Saturday, February 12, 2011

Monopolies Threaten Health Care Cost Controls

Merril Goozner via The Fiscal Times.How do bugs get into Computer Programs? Well, the programmers put them there. Same can be said with this train wreck called Health Care Reform. The Social Engineers in the cab steering this monster off the tracks. Short of Nationalizing the whole Industry (and maybe that's the goal) the reform achieves the opposite of it's goals: high costs and short supply. Great..just great...
Beyond the legal challenges, a major new hurdle is emerging for the health care reform law. Recent studies show that the major players in the health care marketplace – insurers, hospitals and physician practices – are consolidating, which increases the likelihood they will collude on prices charged to employers and to consumers and defeat cost control measures in the law.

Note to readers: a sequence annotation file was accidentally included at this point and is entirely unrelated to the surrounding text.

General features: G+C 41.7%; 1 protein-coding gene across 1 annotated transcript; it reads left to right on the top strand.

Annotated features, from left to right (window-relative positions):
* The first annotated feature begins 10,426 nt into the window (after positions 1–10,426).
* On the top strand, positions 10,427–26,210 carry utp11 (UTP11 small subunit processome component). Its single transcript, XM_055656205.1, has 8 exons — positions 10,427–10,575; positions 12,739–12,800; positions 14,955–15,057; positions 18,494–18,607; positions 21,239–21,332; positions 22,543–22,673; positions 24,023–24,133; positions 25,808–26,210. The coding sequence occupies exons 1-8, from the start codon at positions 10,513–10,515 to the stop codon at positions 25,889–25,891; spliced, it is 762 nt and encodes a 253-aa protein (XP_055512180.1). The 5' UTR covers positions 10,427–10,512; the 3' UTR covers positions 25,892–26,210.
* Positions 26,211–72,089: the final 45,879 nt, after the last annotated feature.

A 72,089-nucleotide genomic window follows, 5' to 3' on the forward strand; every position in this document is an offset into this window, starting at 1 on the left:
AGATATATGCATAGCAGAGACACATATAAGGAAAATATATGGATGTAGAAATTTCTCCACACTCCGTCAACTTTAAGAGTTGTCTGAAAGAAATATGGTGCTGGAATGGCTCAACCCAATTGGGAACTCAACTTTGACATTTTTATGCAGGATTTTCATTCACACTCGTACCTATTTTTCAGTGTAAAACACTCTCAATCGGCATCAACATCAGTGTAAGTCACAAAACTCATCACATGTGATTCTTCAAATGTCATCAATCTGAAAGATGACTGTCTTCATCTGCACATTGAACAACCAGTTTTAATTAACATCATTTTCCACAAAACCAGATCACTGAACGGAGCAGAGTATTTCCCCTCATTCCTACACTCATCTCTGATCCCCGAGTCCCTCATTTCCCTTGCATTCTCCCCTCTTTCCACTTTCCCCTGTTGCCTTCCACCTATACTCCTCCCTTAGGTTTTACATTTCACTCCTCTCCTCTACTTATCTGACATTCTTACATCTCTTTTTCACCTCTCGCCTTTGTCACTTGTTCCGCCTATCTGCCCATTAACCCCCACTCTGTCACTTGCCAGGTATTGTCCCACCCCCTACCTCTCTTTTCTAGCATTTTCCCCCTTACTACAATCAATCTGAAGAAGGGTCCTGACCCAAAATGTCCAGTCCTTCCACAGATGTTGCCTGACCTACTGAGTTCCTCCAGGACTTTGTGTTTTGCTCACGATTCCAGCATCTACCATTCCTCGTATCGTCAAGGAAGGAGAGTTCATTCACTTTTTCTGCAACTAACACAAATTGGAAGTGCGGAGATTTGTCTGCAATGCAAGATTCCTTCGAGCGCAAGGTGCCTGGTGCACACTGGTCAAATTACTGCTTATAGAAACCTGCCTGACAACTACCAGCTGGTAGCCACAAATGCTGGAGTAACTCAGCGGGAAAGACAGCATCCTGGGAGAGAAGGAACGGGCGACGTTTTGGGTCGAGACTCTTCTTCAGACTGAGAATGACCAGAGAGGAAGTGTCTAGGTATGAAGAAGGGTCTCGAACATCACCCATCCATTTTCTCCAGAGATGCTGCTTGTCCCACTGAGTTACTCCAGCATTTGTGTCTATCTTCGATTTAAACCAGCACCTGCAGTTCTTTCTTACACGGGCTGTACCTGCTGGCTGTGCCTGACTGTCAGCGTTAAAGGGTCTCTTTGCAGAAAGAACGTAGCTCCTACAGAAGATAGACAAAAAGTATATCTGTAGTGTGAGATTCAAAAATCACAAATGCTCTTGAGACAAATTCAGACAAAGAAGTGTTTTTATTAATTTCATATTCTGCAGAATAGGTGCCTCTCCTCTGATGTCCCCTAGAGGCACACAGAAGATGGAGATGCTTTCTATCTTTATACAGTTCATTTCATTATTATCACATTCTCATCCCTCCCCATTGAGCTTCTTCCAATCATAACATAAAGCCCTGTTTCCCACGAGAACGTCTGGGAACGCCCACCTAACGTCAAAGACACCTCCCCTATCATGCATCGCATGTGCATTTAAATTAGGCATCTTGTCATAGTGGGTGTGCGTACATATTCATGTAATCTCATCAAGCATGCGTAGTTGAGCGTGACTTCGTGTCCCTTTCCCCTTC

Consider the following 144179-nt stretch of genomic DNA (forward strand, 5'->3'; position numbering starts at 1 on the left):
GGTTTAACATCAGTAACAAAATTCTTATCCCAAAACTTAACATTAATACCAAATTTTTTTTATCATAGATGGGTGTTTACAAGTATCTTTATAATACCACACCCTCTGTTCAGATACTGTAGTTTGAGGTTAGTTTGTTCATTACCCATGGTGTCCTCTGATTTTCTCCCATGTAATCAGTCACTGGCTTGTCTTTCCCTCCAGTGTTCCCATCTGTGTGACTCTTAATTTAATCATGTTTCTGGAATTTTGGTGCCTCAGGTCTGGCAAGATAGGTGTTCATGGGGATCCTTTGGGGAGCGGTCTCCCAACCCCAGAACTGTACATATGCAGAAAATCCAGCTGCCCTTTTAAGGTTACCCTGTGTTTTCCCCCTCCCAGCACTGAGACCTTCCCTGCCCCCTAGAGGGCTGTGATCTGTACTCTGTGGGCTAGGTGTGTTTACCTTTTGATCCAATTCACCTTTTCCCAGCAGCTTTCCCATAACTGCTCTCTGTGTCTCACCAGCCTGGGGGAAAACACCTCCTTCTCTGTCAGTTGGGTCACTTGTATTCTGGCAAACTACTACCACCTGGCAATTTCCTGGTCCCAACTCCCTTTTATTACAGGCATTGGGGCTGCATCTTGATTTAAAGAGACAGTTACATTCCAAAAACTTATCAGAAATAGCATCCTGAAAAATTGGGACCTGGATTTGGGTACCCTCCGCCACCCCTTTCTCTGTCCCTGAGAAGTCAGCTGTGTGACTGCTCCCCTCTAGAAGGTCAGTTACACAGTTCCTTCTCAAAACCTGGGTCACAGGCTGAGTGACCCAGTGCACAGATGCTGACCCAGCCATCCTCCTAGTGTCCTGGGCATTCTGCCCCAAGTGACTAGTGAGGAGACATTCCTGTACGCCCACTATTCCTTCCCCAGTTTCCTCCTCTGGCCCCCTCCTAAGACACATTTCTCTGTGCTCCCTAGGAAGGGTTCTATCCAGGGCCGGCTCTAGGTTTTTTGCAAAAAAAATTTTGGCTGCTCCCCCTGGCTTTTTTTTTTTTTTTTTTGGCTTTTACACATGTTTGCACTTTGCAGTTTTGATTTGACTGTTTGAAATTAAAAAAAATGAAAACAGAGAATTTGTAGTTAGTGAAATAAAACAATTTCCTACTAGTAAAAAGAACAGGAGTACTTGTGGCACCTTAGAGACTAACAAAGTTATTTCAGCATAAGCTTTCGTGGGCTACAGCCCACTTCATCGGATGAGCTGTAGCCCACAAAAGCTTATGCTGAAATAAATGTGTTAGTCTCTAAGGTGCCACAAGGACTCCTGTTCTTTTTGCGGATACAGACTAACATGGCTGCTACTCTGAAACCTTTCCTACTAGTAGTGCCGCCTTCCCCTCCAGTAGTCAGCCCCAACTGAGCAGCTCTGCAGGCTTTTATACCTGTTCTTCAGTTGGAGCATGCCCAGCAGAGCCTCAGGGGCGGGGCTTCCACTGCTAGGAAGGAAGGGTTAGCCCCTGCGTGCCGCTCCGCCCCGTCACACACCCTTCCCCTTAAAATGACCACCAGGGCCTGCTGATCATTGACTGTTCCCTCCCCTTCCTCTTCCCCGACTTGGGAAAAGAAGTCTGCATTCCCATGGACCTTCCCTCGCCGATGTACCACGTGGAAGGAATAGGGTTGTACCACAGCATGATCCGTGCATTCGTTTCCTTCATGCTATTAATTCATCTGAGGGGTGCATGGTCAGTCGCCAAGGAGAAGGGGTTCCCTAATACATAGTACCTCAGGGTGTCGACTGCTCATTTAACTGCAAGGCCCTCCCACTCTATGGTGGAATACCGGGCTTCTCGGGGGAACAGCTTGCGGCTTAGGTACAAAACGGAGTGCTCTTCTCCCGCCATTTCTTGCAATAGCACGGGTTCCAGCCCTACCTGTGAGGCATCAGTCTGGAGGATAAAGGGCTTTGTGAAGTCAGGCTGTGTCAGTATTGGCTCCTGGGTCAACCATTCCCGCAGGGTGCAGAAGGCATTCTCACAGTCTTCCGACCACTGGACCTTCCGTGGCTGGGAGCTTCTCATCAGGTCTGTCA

Government officials are already grappling with the issue as they move to implement one of the signature cost control elements of reform – the formation of Accountable Care Organizations (ACOs). Conceived as a delivery system alternative to health maintenance organizations, ACOs are supposed to achieve greater coordination of care by linking together physician practices and hospitals, and will be financially rewarded if they improve quality while lowering costs.

The rules for ACOs, which are being written now, won’t go into effect until next year and will only apply to the Medicare market. While the Centers for Medicare and Medicaid Services (CMS) is likely to endorse several different payment models, the law calls for sharing savings when the Medicare payments for beneficiaries covered by the ACO fall below recent regional trends.

Top officials at the Centers for Medicare and Medicaid Services are already worried some of the new entities will become a vehicle for recouping Medicare losses. Raising rates in the private market would ultimately undermine any short-term savings achieved by Medicare, since increases in a region’s top line health care tab would eventually force Medicare to raise its own rates.

“There will be parties out there who want to repackage what they do and call it an ACO,” CMS administrator Donald Berwick told a forum at the Brookings Institution earlier this week. “We have to maintain the integrity of markets and not let concentrated entities emerge.”

No comments: